“It is particularly interesting how folks come here from different backgrounds and fields of study, or branch into others, and bring their perspectives that enhance the work we all do.”
Master’s degree in Civil Engineering (Hydrology & Hydrodynamics track)
Undergrad college and major:
Bachelor’s degree in Civil Engineering at UW, with minors in applied mathematics and gender, women & sexuality studies
How did you become interested in engineering?
For me, engineering is a way of integrating math with other tools to solve problems without clear solutions. I enjoy working with complex systems and the mathematics that describe them. Engineering became my focus because I wanted to help people through tools I was passionate about.
Growing up, I loved architecture and wanted to become an architectural engineer. Buildings served a fascinating intersection between design and functionality for me. Eventually I forgot about architecture until I was walking with a friend around Capitol Hill and it began pouring rain. We ran inside a bookshop to escape the rain and dove into the architecture section, bonding over our mutual interest. When I brought up originally wanting to be an architectural engineer, she recommended I check out CEE. I trusted her advice, so I began looking at some of the lectures posted online by the department. I was fascinated by the application of engineering to public needs and services. I stuck with CEE because it had become an outlet for me to engage in projects that impacted communities I cared about. Hydrology attracted me because of its connections to climate change and a fascination with the role water plays in our resource nexus.
What do you enjoy most about the program?
I enjoy talking with other students of various backgrounds and learning how they came to the department. Civil engineering combining widely different specialties all centered around serving the public fosters engaging multi-faceted discussions I love. It is particularly interesting how folks come here from different backgrounds and fields of study, or branch into others, and bring their perspectives that enhance the work we all do.
Area of interest
Socio-hydrology and climate change stories, how the narratives of science influence what we dream possible and whose perspective is valued.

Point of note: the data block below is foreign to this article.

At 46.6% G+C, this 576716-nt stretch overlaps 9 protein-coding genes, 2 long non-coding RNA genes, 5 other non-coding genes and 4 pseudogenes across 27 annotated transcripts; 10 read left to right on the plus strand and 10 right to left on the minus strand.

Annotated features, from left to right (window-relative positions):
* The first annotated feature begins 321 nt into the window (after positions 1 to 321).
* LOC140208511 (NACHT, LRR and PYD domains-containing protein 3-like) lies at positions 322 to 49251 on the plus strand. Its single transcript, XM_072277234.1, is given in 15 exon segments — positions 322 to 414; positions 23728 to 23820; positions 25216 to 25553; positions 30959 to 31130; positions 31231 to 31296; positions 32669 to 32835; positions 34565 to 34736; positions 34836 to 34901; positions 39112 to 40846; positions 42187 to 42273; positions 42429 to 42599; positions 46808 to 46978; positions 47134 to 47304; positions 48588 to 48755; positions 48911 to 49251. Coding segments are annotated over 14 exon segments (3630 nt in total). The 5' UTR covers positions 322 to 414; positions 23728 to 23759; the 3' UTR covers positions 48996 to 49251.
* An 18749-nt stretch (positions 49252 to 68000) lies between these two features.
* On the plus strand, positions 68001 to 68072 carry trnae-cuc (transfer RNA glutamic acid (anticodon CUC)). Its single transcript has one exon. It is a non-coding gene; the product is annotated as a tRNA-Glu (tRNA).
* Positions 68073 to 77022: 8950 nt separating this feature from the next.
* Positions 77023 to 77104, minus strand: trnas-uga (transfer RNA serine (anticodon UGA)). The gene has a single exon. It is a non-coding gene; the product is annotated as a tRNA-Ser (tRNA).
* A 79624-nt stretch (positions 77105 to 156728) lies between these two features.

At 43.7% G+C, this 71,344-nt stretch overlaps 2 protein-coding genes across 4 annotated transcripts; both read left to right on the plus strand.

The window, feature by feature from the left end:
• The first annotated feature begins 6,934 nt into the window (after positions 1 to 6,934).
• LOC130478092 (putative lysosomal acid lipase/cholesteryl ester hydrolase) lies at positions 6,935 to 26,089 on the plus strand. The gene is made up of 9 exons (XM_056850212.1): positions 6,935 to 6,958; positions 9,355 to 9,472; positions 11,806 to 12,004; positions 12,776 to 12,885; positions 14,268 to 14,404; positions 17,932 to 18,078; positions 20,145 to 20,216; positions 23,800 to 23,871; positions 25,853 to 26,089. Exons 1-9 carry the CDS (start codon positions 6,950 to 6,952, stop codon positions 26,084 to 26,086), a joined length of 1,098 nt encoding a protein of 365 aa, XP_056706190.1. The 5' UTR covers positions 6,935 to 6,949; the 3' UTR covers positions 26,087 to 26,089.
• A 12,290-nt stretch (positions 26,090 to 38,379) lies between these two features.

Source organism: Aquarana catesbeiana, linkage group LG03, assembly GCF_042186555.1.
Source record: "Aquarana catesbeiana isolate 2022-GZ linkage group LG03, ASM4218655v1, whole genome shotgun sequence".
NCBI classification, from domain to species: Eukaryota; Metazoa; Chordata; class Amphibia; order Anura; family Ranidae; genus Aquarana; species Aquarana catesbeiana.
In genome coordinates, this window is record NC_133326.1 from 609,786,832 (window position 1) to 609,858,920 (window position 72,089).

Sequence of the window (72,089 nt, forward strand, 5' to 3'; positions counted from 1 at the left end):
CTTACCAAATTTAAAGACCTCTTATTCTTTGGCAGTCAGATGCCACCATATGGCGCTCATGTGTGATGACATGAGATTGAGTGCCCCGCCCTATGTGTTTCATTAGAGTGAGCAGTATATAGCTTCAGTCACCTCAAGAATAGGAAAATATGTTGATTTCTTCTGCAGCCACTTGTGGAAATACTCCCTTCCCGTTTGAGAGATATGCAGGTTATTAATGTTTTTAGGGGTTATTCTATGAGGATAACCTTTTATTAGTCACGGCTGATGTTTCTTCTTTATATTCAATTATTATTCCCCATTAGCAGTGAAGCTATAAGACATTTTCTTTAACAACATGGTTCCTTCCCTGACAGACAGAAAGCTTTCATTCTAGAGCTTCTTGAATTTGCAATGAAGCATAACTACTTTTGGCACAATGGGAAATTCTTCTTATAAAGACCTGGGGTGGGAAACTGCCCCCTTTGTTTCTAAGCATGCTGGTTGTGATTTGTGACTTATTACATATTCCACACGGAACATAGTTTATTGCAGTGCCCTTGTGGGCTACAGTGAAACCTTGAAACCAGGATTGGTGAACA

Currently, I am working in Professor Bart Nijssen’s Computational Hydrology group to study the social and economic impacts of drought in the Pacific Northwest.
I am a UAW 4121 Departmental Steward for CEE, working with other organizers within the department and the union to help address the needs of Academic Student Employees (ASE). We organize to help ASE’s understand their contracts and rights as workers at the UW.
What is your dream job?
I want to design games that enable a discourse around climate anxiety to empower acting on the climate crisis that we are living in. Games and stories lower the barrier to engage and discuss difficult, complex social problems that feel too large to tackle in life. In escaping to another world, impossible tasks can become daring challenges that can be faced repeatedly without real-world loss. Climate change information is becoming widespread but can be overwhelming as it paints the world in gloom and misery. Climate anxiety makes it difficult to imagine a future that we can work toward. Games can spark our imagination to foster hope and create a better future.
Any advice for prospective students?
Throughout my life, generalized advice has been thrown at me to ignore the different barriers I face for learning and thinking differently from other folks. My only advice is to find out what is important to you, not just what other folks may tell you is important. This does not have to be your job or career. Find out how your brain learns, thinks, excites, and build a world that fulfills your needs as well as your community. Your happiness matters. Your voice matters, find community that helps you feel that.